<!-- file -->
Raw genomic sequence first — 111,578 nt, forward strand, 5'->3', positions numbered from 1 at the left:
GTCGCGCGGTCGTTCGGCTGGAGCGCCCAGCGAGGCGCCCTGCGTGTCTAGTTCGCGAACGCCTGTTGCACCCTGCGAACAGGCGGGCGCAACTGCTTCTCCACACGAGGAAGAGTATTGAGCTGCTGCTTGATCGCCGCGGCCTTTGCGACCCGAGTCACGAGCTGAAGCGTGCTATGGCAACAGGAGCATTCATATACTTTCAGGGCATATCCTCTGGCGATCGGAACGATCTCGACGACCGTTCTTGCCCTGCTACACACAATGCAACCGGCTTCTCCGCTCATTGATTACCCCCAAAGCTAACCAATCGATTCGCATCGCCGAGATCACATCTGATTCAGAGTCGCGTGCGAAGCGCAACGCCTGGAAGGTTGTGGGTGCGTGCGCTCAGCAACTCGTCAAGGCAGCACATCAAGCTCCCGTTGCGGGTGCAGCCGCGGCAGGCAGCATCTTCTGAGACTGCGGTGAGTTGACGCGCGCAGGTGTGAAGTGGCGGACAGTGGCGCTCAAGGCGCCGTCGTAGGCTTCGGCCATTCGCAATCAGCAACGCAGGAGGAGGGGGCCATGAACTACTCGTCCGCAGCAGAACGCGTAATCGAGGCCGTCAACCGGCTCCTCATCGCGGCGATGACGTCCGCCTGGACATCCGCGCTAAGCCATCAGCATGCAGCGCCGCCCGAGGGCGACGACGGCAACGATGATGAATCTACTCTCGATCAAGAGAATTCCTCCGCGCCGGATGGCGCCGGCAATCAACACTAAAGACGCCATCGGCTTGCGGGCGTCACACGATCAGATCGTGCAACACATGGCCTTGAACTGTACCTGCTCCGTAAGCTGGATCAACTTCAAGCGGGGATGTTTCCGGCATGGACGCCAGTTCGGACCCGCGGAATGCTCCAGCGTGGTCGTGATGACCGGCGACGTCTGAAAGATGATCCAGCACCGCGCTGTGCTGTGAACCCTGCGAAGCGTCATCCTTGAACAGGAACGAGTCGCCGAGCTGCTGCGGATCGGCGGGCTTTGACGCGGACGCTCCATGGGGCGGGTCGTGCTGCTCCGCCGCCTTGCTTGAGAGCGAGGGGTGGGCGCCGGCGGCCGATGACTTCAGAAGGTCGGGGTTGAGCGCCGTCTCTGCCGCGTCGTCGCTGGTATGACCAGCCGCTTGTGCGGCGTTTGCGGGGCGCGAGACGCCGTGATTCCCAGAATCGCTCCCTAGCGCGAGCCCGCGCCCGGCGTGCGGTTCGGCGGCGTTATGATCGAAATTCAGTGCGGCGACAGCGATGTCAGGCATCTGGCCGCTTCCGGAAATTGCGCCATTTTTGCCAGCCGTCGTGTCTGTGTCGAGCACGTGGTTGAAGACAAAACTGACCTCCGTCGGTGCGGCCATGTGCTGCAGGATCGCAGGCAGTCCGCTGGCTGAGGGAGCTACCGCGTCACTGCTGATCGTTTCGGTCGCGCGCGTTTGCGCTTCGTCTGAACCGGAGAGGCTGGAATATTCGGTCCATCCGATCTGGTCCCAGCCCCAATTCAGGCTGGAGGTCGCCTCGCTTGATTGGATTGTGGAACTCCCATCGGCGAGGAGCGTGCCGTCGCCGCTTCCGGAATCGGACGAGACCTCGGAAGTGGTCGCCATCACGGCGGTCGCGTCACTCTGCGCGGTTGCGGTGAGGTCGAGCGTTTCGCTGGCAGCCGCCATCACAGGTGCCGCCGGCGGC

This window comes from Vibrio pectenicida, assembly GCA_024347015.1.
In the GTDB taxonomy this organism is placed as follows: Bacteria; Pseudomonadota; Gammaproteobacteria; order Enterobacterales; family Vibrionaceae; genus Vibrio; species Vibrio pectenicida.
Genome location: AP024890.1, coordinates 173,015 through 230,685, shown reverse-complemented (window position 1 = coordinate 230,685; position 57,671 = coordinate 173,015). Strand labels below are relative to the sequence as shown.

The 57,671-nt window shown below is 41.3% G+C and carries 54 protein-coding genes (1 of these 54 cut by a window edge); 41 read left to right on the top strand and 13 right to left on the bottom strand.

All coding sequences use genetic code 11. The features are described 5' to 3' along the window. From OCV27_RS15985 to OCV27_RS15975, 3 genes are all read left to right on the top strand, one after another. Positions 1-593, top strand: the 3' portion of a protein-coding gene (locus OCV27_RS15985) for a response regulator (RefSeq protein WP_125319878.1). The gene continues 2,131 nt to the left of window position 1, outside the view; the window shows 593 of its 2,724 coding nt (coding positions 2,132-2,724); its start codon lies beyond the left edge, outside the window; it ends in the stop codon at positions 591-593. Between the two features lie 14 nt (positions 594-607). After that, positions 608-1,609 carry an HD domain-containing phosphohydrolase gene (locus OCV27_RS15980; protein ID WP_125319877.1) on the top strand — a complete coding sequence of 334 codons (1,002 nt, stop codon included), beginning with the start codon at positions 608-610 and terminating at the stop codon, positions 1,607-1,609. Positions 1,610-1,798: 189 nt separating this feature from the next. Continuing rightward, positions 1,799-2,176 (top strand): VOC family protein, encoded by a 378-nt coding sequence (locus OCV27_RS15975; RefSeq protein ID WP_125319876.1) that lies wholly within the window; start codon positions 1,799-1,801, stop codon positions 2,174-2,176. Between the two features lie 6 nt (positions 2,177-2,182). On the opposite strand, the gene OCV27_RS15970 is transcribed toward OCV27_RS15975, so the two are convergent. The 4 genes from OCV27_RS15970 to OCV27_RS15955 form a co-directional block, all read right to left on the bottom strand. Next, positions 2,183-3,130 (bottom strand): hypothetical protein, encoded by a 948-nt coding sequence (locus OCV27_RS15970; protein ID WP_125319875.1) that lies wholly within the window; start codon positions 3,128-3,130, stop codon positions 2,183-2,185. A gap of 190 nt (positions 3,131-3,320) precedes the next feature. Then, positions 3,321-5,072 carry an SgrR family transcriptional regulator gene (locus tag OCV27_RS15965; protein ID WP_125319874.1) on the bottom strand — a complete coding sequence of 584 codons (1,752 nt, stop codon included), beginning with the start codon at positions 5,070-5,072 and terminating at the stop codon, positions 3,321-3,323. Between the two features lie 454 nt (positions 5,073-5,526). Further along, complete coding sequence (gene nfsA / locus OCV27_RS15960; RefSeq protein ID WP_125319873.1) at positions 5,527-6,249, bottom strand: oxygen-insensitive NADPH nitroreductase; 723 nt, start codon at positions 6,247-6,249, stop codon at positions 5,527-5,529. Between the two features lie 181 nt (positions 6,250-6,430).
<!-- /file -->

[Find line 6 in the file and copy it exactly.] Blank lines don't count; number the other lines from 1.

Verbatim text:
The 57,671-nt window shown below is 41.3% G+C and carries 54 protein-coding genes (1 of these 54 cut by a window edge); 41 read left to right on the top strand and 13 right to left on the bottom strand.